I wanted to install a quite old package in my ubuntu computer using the .sh file I downloaded from their website. So, I tried typing in terminal:
and I got:
/bin/sh: 0: Can’t open ./package_name.sh
Briliant! Since you are here, you are probably looking for a fix.
The problem stems from the fact that Ubuntu uses dash as the default shell and your script is written with another shell in mind. The most usual is bash (sh).
So type in a terminal window:
sudo bash ./package_name.sh
This will force ubuntu to run the script using bash.
In a previous post, I shared some terminal commands in order to install firefox 4 in ubuntu.
The problem is that when the stable version was out and I tried to update my current installation the version remained “pre xxx” and the title bar said “Minefield”.
So, I figured out how to get rid of it and install the latest and stable version…
Download the latest stable version from the official downlad page:
in tar.bz2 format.
Open a terminal window and go to the downloaded file directory.
for example: cd ~/downloads/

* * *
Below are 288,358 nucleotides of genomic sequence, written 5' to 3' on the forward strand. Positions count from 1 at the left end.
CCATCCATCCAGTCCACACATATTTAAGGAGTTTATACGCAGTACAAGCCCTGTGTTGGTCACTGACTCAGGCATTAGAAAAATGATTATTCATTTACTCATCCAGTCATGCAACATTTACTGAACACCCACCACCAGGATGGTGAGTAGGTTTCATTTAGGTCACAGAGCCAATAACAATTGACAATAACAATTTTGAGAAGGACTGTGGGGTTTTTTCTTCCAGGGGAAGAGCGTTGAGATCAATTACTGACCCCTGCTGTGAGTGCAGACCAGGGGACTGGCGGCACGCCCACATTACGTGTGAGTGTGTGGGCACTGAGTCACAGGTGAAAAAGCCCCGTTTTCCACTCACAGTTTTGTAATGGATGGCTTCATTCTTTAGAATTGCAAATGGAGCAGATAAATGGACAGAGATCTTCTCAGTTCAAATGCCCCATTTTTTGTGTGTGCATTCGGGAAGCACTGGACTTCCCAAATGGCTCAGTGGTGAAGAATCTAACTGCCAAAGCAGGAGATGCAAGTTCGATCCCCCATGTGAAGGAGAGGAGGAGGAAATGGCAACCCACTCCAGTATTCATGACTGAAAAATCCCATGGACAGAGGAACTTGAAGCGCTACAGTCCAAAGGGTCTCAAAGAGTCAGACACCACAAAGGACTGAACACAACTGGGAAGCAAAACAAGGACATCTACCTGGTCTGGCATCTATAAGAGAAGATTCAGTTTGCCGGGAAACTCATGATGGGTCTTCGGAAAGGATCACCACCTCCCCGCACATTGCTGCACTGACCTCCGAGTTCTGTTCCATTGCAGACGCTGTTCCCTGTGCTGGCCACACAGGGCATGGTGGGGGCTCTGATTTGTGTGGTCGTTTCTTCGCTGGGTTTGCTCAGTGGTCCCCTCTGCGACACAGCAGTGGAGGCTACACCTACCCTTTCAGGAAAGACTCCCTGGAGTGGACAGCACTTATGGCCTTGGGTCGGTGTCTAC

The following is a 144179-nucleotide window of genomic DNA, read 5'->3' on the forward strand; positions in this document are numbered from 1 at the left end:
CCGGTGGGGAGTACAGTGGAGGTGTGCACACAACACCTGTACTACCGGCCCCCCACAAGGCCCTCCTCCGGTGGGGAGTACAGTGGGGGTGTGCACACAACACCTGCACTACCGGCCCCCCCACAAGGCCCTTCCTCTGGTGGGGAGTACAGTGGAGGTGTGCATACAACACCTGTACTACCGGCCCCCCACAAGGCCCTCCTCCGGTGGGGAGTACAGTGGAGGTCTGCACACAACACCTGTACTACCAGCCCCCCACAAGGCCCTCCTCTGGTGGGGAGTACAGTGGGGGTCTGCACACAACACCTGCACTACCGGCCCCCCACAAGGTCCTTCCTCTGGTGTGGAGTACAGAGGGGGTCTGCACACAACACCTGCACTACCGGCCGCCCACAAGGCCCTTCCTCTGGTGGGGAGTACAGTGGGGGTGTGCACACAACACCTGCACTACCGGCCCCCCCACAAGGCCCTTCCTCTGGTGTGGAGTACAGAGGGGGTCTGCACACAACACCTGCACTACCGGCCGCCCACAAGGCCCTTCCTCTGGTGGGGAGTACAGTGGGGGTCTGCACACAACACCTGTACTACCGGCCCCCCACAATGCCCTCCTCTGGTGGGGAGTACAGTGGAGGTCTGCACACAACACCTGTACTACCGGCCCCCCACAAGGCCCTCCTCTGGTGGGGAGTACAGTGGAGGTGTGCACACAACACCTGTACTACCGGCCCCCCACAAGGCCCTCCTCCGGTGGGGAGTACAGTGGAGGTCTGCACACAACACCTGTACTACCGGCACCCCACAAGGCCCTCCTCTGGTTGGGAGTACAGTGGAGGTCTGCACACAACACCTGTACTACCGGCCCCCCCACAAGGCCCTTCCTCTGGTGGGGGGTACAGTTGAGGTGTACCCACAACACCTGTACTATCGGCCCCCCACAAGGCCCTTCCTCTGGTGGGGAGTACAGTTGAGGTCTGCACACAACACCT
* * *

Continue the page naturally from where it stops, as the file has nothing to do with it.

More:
Then extract the archive: tar xjf firefox-4.0.tar.bz2
Remove the previous firefox installation:
sudo rm -r /opt/firefox
(don’t worry if this step fails)
Move the extracted firefox folder:
sudo mv firefox /opt/firefox
“Backup” the old Firefox launcher:
sudo mv /usr/bin/firefox /usr/bin/firefox-old
Create a symbolic link pointing to the new firefox installation:
sudo ln -s /opt/firefox/firefox /usr/bin/firefox
The icons/shortcuts usually don’t need update, but if they do point them to “firefox”.
Open firefox and go to the “About” selection under the “Help” menu, to check the running version.
I have just installed the new firefox 4 on ubuntu and here is a quick guide to do so.
Open a new terminal window and copy-paste the following:}
sudo add-apt-repository ppa:ubuntu-mozilla-daily/ppa
sudo apt-get update (this might take some time)
sudo apt-get install firefox-4.0
And you are ready to use firefox 4.
In my computer, I had to update manually some shortcuts, but this is not needed normally.
Bonus: You can test your new browser’s performance with Acid3. It scores really high, but to be honest the main reason I keep using firefox is the plugins.